Monday, July 30, 2007

Go Anywhere > Do Anything - is this really necessary?

Camp Jeep came to Nelson County - but also to downtown Charlottesville. The parking area between South First Street and Second Street SW was turned over (well, I presume some significant compensation was provided to whomever owns that parking lot) for the purpose of selling Jeep vehicles... and at the same time selling the idea of "Go Anywhere > Do Anything."
In these times of concern over global warming, protection of wilderness areas, preservation of streams, endangered species, and even just quiet areas and scenic and/or historic landscapes, I am disappointed that the idea of "Go Anywhere > Do Anything" is being promoted in Charlottesville, and that the city is at least in part participating in the event by closing South First Street so that Jeep marketeers can provide sales related material to the public.

The photo above was taken just after the close of the Downtown City Market (about 12:05 pm). This lot is (I believe) heavily used by market goers, but those who are buying local and in fact taking positive (and healthy) actions toward reducing environmental damage through long distance transport of food, and supporting our local farmers were not able to use that parking area so that Jeep could promote the Go Anywhere > Do Anything theme.

Having never driven a four-wheel drive vehicle, I took a ride. I selected a Super Wrangler or something like that, drove over a row of logs as though I was driving through a wilderness area, rocking uncomfortably from side to side; climbed the approximately 45 degree hill to roughly 30 feet in the air; descended to the pavement again and drove through the simulated river back to the starting point. I was impressed by the experience. But, unlike the impression Jeep is hoping for, I had my four-wheel drive experience, and clearly want no part of driving through sensitive wilderness areas ripping up stream beds, hillsides, or forested areas. I didn't see the fun in any of this.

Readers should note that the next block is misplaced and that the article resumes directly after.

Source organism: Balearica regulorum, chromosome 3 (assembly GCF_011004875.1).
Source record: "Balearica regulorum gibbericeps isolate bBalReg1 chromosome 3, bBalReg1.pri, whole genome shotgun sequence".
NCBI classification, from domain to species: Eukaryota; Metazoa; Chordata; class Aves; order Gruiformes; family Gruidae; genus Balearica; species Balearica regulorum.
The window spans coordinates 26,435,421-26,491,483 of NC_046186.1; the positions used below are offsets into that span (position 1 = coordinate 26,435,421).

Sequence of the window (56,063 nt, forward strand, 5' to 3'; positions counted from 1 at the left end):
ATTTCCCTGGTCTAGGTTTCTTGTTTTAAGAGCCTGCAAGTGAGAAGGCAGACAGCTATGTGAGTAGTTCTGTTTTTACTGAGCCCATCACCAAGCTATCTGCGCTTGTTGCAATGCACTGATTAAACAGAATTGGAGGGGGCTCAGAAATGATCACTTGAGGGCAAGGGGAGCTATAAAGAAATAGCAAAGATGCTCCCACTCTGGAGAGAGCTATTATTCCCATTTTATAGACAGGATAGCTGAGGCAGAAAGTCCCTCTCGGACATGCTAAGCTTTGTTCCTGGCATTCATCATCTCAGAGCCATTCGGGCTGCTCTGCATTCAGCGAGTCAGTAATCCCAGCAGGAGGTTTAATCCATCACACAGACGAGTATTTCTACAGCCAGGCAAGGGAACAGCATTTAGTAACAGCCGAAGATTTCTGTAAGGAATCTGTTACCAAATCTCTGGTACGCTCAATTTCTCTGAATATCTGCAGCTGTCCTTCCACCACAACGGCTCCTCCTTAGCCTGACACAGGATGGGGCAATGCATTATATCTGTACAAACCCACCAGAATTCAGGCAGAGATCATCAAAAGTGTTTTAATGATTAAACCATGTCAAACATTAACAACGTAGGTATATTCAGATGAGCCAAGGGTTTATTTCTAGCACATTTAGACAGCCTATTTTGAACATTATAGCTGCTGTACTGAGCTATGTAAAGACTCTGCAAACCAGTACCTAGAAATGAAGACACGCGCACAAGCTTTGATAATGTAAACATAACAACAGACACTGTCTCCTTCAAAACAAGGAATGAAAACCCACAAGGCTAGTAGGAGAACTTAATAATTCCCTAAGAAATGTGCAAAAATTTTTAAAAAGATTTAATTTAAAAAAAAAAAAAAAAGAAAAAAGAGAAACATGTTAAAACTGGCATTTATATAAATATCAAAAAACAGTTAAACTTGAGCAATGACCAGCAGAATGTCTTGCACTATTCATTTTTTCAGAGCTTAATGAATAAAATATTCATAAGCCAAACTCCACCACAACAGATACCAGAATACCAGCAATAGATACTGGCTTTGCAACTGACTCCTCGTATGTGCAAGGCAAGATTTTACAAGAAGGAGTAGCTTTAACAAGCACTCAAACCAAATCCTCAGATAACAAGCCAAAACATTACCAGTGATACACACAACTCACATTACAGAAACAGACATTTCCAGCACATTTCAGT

I suppose other Jeep riders loved the experience and will soon be sending lots of cash to Jeep to buy an opportunity to Go Anywhere > Do Anything but I started listing the many places that I think should be off limits to these four-wheel drive machines. I think of the buffalo in Yellowstone, Caribou in the Alaska Wildlife Preserve, and the many other threatened species and landscapes being invaded by these vehicles in the summer and the go anywhere and do anything snowmobilers in the winter. Aren't there places we simply shouldn't be going? And if we do go there, do we have to drive vehicles like these into those fragile places. I think not. Fortunately, many people who buy these vehicles rarely go off-road and I suppose the money primarily buys the idea of freedom we don't realy need to exercise in the wild. I guess even the idea of freedom is worth the price to many.

Perhaps everyone needs to get the experience of driving a four-wheel vehicle once in their life. I lived 60 years (and Jeeps were around before I was born) until I had mine. Unless I am involved in some future life saving mission where only a four-wheel vehicle can do the job, I think I may have driven my last. I guess I can go where I need to go, and do what I need to do without a Jeep. How about you?

1 comment:

Doggy said...

Most people never get their off-road vehicles off the road unless they miss the driveway at 3am. Jeep drivers may be more of an exception to this generalization than, say, Denali drivers. (Denali is an anagram for denial, by the way).

How about a bike? Go anywhere, do anything. And as Einstein said, feel better.